5 Oct 2018 - 6 Oct 2018 All day SG1 and SG2, Alison Richard Building


Registration for this conference is now closed. 



Nebahat Avcıoğlu (Hunter College/CUNY and University of Cambridge)

Deniz Türker (University of Cambridge)



The European upheaval of 1848-9 brought a great number of refugees from Hungary to the Ottoman lands. So far, scholars have approached them as temporary residents, who made little or no impact on Ottoman society, culture and history. This two-day symposium, which marks the 175th anniversary of the beginning of Hungarian Revolution, aims to examine the lives and deeds of some of these Hungarian men and women, whose extraordinary accounts of their experiences have recently been brought to light. Diasporas are often defined by their polyglot culture, relatedness and movement between communities. Hence the useful way to think about Hungarian refugees in the Ottoman Empire is to see them as inhabiting several kingdoms and empires simultaneously — Prussian, Austrian, Hungarian, Polish, British, Ottoman and others. How can we connect these lives? How do they intersect materially and intellectually? We aim to address such questions and also to engage with methodological issues faced by scholars who try to capture identities on the move.




Supported by the Centre for Research in the Arts, Social Sciences and Humanities (CRASSH), the University of Cambridge's History of Art Department, the Prince Alwaleed Bin Talal Centre of Islamic Studies, and Pembroke College.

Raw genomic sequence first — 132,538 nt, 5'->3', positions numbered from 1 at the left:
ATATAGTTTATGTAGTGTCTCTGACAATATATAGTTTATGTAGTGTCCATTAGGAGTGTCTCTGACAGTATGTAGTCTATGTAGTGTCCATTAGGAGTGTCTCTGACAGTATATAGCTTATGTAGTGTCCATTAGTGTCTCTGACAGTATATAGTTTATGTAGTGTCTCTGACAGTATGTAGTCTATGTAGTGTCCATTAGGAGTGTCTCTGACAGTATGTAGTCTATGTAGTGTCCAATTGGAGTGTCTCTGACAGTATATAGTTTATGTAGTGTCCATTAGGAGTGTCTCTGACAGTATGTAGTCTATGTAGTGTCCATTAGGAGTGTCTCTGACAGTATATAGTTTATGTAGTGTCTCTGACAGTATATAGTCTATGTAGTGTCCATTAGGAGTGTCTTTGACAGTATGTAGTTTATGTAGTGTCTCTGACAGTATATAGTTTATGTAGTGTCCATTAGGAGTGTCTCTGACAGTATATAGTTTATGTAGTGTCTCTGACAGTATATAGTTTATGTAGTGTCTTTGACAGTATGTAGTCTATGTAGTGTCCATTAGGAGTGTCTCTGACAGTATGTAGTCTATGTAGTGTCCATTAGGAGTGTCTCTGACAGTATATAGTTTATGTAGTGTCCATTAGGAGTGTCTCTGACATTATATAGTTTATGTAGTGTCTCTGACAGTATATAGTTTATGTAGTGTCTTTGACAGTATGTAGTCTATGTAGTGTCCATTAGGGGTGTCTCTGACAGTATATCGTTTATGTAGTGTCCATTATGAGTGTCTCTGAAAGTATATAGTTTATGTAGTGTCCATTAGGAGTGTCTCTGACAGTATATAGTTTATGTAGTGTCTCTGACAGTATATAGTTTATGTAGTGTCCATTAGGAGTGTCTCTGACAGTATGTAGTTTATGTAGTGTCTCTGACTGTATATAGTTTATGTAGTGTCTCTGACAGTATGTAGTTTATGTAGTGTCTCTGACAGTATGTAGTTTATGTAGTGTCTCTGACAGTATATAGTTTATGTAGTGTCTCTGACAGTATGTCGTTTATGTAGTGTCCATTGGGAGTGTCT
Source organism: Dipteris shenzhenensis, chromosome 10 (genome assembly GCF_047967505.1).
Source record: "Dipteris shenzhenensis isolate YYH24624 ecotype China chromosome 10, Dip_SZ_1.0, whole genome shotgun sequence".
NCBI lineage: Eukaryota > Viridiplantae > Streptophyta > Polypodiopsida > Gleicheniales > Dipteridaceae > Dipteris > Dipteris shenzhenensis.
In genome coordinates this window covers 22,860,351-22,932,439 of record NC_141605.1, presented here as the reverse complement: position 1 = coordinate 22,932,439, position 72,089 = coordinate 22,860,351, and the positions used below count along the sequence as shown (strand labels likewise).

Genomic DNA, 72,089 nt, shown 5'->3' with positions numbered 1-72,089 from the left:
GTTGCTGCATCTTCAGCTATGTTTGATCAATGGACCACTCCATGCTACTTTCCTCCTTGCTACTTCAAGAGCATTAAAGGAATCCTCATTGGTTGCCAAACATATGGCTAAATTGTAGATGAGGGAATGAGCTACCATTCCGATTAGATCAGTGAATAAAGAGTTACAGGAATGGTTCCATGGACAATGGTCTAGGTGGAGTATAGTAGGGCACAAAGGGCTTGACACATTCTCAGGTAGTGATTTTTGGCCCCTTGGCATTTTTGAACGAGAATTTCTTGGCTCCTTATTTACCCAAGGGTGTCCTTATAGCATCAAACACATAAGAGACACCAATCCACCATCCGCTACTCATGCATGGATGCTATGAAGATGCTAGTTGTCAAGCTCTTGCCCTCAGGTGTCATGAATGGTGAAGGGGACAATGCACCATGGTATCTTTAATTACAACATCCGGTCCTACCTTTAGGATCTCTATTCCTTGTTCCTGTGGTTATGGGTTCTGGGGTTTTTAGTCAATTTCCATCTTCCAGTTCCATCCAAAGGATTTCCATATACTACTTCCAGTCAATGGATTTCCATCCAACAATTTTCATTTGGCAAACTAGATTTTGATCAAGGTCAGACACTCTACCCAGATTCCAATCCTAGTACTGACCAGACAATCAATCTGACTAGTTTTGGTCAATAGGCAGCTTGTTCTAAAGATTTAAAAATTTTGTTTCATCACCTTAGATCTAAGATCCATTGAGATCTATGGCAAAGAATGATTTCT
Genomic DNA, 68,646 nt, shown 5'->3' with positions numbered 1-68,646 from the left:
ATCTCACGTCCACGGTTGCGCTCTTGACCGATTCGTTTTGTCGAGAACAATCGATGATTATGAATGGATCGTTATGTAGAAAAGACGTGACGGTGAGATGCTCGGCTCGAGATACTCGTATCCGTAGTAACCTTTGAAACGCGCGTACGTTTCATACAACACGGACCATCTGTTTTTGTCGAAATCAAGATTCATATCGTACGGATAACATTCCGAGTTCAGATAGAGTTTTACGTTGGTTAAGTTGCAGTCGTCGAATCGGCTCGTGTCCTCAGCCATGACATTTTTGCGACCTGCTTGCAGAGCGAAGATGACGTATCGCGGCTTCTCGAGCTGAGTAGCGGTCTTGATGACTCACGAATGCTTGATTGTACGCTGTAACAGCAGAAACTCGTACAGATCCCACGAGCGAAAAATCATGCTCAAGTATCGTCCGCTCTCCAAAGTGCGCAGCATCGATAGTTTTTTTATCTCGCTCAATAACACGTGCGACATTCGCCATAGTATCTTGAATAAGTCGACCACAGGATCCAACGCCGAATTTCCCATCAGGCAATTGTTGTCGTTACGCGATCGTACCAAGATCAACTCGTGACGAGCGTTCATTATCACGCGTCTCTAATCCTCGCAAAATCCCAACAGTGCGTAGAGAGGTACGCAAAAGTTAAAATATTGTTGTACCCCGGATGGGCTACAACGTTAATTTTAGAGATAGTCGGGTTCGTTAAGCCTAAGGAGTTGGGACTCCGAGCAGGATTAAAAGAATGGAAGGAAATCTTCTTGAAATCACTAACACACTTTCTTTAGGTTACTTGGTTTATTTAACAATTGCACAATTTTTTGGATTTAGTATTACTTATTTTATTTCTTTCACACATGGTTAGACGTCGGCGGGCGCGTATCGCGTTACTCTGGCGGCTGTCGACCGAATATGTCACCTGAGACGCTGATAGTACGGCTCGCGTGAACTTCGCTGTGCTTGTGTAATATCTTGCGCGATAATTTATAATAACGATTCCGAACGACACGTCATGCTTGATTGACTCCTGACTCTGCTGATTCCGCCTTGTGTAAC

Administrative assistance: events@crassh.cam.ac.uk.


Day 1 - Friday 5 October
9.30 - 10.00


10.00 - 10.15

Welcome Remarks

Nebahat Avcıoğlu (Hunter College/CUNY and University of Cambridge)

Deniz Türker (University of Cambridge)

10.15 - 11.00

Marie Bossaert (École française de Rome), 

'Sharing exile: Constantinople, 1850s'

11.00 - 11.30


11.30 - 13.00

Rasim Marz (Köln), 

'The Hungarian Question from the Perspective of the Ottoman Grand Vizier and Foreign Minister Mehmed Emin Ali Pasha (1815-1871)'


Nebahat Avcıoğlu (Hunter College/CUNY and University of Cambridge) 

'Narrating the family: Elizabeth Leitner’s photo album'

13.00 - 14.00


14.00 - 16.00

Closed Session

16.00 - 16.30


16.30 - 17.15

Beatrix Lengyel (Hungarian National Museum)

'Memories of three lives along winding paths Károly Eberhardt, György Kmety, Antal Schneider'

Day 2 - Saturday 6 October
10.15 - 11.00

Olga Zaslavskaya (Central European University, Budapest)

'Bonmarsels in the Ottoman Empire: Early Globalization Transnational Space-Making in the Middle East and Beyond'

11.00 - 11.30


11.30 - 13.00

Nefin Dinç (James Madison University)

'Memoirs of Antoine Köpe – A Descendant of a Hungarian Refugee in the Ottoman Empire'


Deniz Türker (University of Cambridge)

'Sester and his corps: The Emigré Gardeners of Nineteenth-Century Ottoman Royal Gardens'

13.00 - 14.00


14.00 - 15.30

Gábor Fodor (Hungarian Cultural Center, Istanbul)

'Ottoman Armenians Through the Eyes of Hungarian Refugees'


Heléna Tóth (Otto-Friedrich-Universität Bamberg) 

'”Exotics” or Modernizers: Dilemmas of (Self)representation and Identity in the Hungarian Diaspora in the 1850s'

15.30 - 16.00

Closing panel with all participants

Upcoming Events


Tel: +44 1223 766886
Email enquiries@crassh.cam.ac.uk